``Our goal is to move the amount of earth you need to make something interesting but mask it so that it looks natural. Therefore it feels, in theory, traditional,'' Hanse said. ``We're really not honoring any traditions for that course. But we're hoping that our presentation honors the tradition of building natural golf courses.''

Building new and updating a traditional course both have their advantages, Hanse said.

``When you have the opportunity to build something from scratch, that's your own idea ... we have a lot of fun with that,'' he said. ``But we're quite capable and ready to turn our focus to something like this, where it's more of a preservation and restoration mode. And I think we learn a ton from soaking up what the original architect did.''

The U.S. Open returned to The Country Club on the 50th anniversary of Ouimet's victory, with Julius Boros beating Arnold Palmer and Jacky Cupit in a playoff. On the 75th anniversary, in 1988, Curtis Strange won a playoff against Nick Faldo.

When the Ryder Cup was held at the course in 1999, the Americans came back from a 10-6 deficit on the final day in what has come to be known as the ``Battle of Brookline.'' Justin Leonard helped the United States clinch with a 45-foot putt on the 17th green - the same hole that was pivotal in Ouimet's win.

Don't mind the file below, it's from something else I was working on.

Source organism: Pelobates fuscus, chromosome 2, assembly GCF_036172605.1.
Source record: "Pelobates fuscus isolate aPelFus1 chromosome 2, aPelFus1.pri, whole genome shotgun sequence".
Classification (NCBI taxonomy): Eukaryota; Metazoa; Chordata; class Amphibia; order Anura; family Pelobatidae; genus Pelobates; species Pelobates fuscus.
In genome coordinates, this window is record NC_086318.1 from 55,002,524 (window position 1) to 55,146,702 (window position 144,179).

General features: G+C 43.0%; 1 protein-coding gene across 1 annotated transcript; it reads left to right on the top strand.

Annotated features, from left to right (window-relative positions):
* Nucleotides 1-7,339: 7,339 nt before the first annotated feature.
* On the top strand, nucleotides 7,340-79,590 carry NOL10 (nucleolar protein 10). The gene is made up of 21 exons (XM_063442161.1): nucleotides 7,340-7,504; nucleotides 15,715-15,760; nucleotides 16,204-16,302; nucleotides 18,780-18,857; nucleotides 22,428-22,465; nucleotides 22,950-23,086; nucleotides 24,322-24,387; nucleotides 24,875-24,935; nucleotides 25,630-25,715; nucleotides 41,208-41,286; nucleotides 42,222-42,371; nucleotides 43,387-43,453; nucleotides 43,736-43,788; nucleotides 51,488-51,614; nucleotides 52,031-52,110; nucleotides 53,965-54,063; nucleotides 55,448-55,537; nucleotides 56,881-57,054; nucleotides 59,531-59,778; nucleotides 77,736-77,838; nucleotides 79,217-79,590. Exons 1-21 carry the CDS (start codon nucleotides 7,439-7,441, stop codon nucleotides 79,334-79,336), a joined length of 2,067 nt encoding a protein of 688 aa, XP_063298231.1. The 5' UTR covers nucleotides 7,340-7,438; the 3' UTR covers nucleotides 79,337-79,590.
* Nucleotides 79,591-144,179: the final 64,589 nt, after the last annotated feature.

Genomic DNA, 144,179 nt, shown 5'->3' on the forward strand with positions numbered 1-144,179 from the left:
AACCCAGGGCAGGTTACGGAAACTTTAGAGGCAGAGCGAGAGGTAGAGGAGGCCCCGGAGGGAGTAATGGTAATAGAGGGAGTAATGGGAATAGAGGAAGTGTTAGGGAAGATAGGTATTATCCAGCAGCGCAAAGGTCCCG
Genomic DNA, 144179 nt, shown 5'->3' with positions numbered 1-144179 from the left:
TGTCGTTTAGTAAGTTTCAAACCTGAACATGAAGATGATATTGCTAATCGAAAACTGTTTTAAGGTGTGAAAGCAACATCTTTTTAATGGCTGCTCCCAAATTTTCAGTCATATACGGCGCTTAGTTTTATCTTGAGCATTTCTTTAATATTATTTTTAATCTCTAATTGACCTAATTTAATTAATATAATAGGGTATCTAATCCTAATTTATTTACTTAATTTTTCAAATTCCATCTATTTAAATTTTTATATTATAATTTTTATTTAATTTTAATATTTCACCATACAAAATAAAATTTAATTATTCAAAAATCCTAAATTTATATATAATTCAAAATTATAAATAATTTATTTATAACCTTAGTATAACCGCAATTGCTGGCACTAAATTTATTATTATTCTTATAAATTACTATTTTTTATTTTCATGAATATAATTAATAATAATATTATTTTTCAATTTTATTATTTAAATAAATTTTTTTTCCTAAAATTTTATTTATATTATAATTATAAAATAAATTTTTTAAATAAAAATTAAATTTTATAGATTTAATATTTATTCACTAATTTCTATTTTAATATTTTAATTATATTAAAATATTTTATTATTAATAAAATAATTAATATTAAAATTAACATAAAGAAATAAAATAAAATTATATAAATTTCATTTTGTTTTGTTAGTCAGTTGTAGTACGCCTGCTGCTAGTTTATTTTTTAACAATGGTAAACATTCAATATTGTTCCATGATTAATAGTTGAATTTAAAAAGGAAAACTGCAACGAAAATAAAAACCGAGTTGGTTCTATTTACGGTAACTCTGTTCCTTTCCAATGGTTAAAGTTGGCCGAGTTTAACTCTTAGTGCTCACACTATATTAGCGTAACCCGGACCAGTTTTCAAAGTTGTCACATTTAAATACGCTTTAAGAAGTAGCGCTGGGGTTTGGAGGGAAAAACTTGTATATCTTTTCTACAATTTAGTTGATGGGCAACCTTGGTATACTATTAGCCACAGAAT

Hanse kept his hands off that green, too.

``With any course we work on, you just want to get a good champion. You want to have good competition and identify a really good champion,'' Hanse said. ``This club has always hosted great championships, exciting finishes.''

No. 16 UMBC shocks No. 1 Virginia to make NCAA history

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No. 16 UMBC shocks No. 1 Virginia to make NCAA history

CHARLOTTE, N.C. -- Senior guard Jairus Lyles scored 28 points, and the University of Maryland-Baltimore County pulled off the most shocking upset in NCAA Tournament history, defeating Virginia 75-54 on Friday night to become the first No. 16 seed ever to beat a No. 1 seed.

Virginia entered the NCAA Tournament as the No. 1 overall seed after going 31-2 this season, including 20-1 in ACC competition.

But the Cavaliers couldn't get anything generated on offense and the nation's top-ranked defense couldn't contain American East Conference champions.

The 74 points were the most Virginia had allowed this year.

Lyles was the catalyst.

He diced up Virginia's defense in the second half, getting the hole easily on six different occasions and making easy layups. He also knocked down a pair of 3-pointers as UMBC built a 16-point lead.

Lyles finished with 23 of his points in the second half and Joe Sherburne finished with 14 points.